(family tree) of a biological group, showing the last common ancestor
of the composite tree, which is the vertical line 'trunk' (stem) at the bottom, with all descendant branches shown above. The blue and red subgroups (at left and right) are clades, or monophyletic
(complete) groups; each shows its common ancestor 'stem' at the bottom of the subgroup 'branch'. The green subgroup is not
a clade; it is a paraphyletic
group, which is an incomplete
clade here because it excludes the blue branch even though it has also descended from the common ancestor stem at the bottom of the green branch. The green subgroup together with the blue one forms a clade again.
A clade (from Ancient Greek: κλάδος, klados, "branch"), also known as monophyletic group, is a group of organisms that consists of a common ancestor and all its lineal descendants. Rather than the English term, the equivalent Latin term cladus (plural cladi) is often used in taxonomical literature.
The common ancestor may be an individual, a population, a species (extinct or extant), and so on right up to a kingdom and further. Clades are nested, one in another, as each branch in turn splits into smaller branches. These splits reflect evolutionary history as populations diverged and evolved independently. Clades are termed monophyletic (Greek: "one clan") groups.
Over the last few decades, the cladistic approach has revolutionized biological classification and revealed surprising evolutionary relationships among organisms. Increasingly, taxonomists try to avoid naming taxa that are not clades; that is, taxa that are not monophyletic. Some of the relationships between organisms that the molecular biology arm of cladistics has revealed are that fungi are closer relatives to animals than they are to plants, archaea are now considered different from bacteria, and multicellular organisms may have evolved from archaea.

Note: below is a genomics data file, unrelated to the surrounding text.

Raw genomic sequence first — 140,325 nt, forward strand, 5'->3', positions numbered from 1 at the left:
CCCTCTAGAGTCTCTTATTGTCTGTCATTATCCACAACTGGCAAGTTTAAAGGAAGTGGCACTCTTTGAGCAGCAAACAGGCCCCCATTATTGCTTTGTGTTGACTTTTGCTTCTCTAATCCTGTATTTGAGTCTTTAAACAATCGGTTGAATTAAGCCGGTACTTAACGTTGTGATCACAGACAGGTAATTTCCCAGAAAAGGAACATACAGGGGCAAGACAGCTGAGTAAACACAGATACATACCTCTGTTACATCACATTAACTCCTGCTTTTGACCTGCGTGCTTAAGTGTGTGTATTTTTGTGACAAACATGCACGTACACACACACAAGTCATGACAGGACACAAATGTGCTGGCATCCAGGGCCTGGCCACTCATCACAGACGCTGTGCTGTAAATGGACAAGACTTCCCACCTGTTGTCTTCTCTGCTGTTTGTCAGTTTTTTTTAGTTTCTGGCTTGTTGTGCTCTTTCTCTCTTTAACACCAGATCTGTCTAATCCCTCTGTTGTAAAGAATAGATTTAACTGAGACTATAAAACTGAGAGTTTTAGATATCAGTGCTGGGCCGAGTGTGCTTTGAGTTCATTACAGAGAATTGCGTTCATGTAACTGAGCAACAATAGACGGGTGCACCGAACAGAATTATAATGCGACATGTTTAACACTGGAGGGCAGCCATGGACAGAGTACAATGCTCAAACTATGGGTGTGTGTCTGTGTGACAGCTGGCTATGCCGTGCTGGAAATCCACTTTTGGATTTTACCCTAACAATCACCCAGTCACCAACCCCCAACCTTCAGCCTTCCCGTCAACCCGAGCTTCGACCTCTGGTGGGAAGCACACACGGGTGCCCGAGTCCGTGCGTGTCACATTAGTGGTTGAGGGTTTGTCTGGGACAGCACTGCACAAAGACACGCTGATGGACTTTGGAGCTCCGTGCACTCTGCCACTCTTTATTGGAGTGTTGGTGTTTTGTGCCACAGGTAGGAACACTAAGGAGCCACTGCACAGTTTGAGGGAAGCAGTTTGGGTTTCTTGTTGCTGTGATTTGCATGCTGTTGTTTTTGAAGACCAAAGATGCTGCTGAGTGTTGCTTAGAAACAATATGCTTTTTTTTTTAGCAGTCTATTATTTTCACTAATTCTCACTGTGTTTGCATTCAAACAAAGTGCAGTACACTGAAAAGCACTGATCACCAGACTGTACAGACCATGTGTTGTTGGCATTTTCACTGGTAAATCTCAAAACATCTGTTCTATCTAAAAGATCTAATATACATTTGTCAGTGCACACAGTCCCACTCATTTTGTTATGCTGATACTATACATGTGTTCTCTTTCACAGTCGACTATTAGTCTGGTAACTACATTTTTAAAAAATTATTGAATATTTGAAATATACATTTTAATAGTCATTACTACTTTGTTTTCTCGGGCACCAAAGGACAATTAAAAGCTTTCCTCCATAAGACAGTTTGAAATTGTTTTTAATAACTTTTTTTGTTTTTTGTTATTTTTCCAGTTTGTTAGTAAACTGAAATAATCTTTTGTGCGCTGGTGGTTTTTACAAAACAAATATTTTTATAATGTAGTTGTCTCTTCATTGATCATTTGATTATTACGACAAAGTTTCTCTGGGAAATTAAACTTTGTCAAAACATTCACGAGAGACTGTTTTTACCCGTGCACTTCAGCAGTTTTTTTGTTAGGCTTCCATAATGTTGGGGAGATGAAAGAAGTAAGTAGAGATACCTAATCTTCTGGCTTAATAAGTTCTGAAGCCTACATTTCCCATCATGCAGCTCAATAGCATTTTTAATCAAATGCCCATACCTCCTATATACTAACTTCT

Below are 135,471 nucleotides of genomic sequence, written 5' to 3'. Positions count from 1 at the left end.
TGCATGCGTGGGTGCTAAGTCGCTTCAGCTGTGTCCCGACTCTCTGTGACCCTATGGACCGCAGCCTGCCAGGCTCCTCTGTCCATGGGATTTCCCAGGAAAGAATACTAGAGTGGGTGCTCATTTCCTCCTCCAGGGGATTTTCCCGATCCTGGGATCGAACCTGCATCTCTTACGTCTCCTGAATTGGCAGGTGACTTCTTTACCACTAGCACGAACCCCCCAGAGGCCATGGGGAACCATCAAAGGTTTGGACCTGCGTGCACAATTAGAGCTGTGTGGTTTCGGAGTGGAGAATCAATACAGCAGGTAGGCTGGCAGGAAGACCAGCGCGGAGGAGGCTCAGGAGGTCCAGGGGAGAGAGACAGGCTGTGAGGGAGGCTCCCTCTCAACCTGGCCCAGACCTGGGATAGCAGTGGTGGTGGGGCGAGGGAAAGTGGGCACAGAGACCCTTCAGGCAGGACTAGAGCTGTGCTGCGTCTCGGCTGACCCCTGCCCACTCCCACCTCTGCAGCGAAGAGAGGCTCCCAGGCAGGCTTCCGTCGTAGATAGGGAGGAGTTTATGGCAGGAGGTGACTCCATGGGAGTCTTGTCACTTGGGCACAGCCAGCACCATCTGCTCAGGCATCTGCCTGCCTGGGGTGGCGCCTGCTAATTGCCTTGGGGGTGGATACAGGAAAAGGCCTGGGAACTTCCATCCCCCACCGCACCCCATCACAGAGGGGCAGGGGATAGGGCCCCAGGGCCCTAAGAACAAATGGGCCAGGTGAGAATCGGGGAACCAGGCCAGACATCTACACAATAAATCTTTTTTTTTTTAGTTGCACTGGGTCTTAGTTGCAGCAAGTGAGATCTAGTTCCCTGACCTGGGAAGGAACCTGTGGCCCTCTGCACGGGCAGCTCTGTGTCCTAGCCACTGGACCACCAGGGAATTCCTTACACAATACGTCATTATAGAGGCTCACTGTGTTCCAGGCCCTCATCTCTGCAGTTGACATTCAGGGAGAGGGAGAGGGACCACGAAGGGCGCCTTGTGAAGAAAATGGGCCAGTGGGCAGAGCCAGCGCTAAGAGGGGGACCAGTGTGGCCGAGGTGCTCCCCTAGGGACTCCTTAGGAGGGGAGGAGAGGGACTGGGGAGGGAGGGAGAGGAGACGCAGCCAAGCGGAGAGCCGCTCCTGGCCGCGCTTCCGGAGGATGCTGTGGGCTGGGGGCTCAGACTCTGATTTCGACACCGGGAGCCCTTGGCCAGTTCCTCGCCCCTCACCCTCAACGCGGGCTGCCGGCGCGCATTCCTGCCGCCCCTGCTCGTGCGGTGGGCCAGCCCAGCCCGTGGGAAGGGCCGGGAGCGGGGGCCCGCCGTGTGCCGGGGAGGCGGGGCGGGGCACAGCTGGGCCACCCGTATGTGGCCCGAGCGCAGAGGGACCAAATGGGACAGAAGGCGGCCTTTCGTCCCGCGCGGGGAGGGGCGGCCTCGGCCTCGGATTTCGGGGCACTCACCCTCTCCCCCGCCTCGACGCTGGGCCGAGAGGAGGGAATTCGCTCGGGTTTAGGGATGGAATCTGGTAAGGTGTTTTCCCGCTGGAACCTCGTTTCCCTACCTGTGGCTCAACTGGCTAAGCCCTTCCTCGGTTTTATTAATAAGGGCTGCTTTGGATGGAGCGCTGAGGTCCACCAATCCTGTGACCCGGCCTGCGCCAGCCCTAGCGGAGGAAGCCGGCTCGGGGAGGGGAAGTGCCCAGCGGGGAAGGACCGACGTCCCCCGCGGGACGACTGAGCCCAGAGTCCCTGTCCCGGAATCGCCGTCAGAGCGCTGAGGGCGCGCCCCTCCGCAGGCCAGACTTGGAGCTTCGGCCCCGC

The term "clade" was coined in 1957 by the biologist Julian Huxley to refer to the result of cladogenesis, the evolutionary splitting of a parent species into two distinct species, a concept Huxley borrowed from Bernhard Rensch.
Many commonly named groups, rodents and insects for example, are clades because, in each case, the group consists of a common ancestor with all its descendant branches. Rodents, for example, are a branch of mammals that split off after the end of the period when the clade Dinosauria stopped being the dominant terrestrial vertebrates 66 million years ago. The original population and all its descendants are a clade. The rodent clade corresponds to the order Rodentia, and insects to the class Insecta. These clades include smaller clades, such as chipmunk or ant, each of which consists of even smaller clades. The clade "rodent" is in turn included in the mammal, vertebrate and animal clades.